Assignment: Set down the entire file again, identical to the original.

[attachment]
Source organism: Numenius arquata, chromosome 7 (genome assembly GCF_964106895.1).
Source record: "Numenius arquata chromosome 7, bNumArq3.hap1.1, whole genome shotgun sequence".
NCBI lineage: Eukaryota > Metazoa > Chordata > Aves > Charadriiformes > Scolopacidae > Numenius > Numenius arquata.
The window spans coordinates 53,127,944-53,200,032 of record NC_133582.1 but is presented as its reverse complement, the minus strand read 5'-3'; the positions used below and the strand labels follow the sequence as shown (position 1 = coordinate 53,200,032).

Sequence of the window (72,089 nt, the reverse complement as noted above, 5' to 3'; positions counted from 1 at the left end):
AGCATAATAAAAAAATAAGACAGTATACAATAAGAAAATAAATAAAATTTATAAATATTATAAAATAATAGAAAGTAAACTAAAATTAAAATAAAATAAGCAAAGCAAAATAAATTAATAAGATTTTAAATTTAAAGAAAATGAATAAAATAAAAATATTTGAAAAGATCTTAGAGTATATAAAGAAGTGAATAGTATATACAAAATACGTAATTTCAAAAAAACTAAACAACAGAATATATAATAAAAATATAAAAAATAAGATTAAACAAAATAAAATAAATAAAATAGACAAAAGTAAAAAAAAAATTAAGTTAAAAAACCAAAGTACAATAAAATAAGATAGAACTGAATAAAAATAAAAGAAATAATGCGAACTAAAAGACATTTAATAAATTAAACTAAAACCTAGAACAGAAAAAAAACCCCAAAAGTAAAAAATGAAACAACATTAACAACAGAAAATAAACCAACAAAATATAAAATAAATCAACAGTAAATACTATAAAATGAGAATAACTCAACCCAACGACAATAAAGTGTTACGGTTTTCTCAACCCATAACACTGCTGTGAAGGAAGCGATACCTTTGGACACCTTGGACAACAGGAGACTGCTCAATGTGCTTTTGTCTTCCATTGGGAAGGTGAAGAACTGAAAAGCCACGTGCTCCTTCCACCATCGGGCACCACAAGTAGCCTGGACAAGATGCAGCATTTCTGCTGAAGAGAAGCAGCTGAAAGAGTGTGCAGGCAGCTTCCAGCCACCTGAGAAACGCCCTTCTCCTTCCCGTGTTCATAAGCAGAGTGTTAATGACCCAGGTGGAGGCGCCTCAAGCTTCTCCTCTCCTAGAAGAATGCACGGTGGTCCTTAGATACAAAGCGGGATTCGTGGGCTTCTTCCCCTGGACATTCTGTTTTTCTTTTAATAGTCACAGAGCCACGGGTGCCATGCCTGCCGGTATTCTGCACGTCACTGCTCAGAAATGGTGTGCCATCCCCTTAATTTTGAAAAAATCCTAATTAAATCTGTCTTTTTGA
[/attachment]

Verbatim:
Source organism: Numenius arquata, chromosome 7 (genome assembly GCF_964106895.1).
Source record: "Numenius arquata chromosome 7, bNumArq3.hap1.1, whole genome shotgun sequence".
NCBI lineage: Eukaryota > Metazoa > Chordata > Aves > Charadriiformes > Scolopacidae > Numenius > Numenius arquata.
The window spans coordinates 53,127,944-53,200,032 of record NC_133582.1 but is presented as its reverse complement, the minus strand read 5'-3'; the positions used below and the strand labels follow the sequence as shown (position 1 = coordinate 53,200,032).

Sequence of the window (72,089 nt, the reverse complement as noted above, 5' to 3'; positions counted from 1 at the left end):
AGCATAATAAAAAAATAAGACAGTATACAATAAGAAAATAAATAAAATTTATAAATATTATAAAATAATAGAAAGTAAACTAAAATTAAAATAAAATAAGCAAAGCAAAATAAATTAATAAGATTTTAAATTTAAAGAAAATGAATAAAATAAAAATATTTGAAAAGATCTTAGAGTATATAAAGAAGTGAATAGTATATACAAAATACGTAATTTCAAAAAAACTAAACAACAGAATATATAATAAAAATATAAAAAATAAGATTAAACAAAATAAAATAAATAAAATAGACAAAAGTAAAAAAAAAATTAAGTTAAAAAACCAAAGTACAATAAAATAAGATAGAACTGAATAAAAATAAAAGAAATAATGCGAACTAAAAGACATTTAATAAATTAAACTAAAACCTAGAACAGAAAAAAAACCCCAAAAGTAAAAAATGAAACAACATTAACAACAGAAAATAAACCAACAAAATATAAAATAAATCAACAGTAAATACTATAAAATGAGAATAACTCAACCCAACGACAATAAAGTGTTACGGTTTTCTCAACCCATAACACTGCTGTGAAGGAAGCGATACCTTTGGACACCTTGGACAACAGGAGACTGCTCAATGTGCTTTTGTCTTCCATTGGGAAGGTGAAGAACTGAAAAGCCACGTGCTCCTTCCACCATCGGGCACCACAAGTAGCCTGGACAAGATGCAGCATTTCTGCTGAAGAGAAGCAGCTGAAAGAGTGTGCAGGCAGCTTCCAGCCACCTGAGAAACGCCCTTCTCCTTCCCGTGTTCATAAGCAGAGTGTTAATGACCCAGGTGGAGGCGCCTCAAGCTTCTCCTCTCCTAGAAGAATGCACGGTGGTCCTTAGATACAAAGCGGGATTCGTGGGCTTCTTCCCCTGGACATTCTGTTTTTCTTTTAATAGTCACAGAGCCACGGGTGCCATGCCTGCCGGTATTCTGCACGTCACTGCTCAGAAATGGTGTGCCATCCCCTTAATTTTGAAAAAATCCTAATTAAATCTGTCTTTTTGA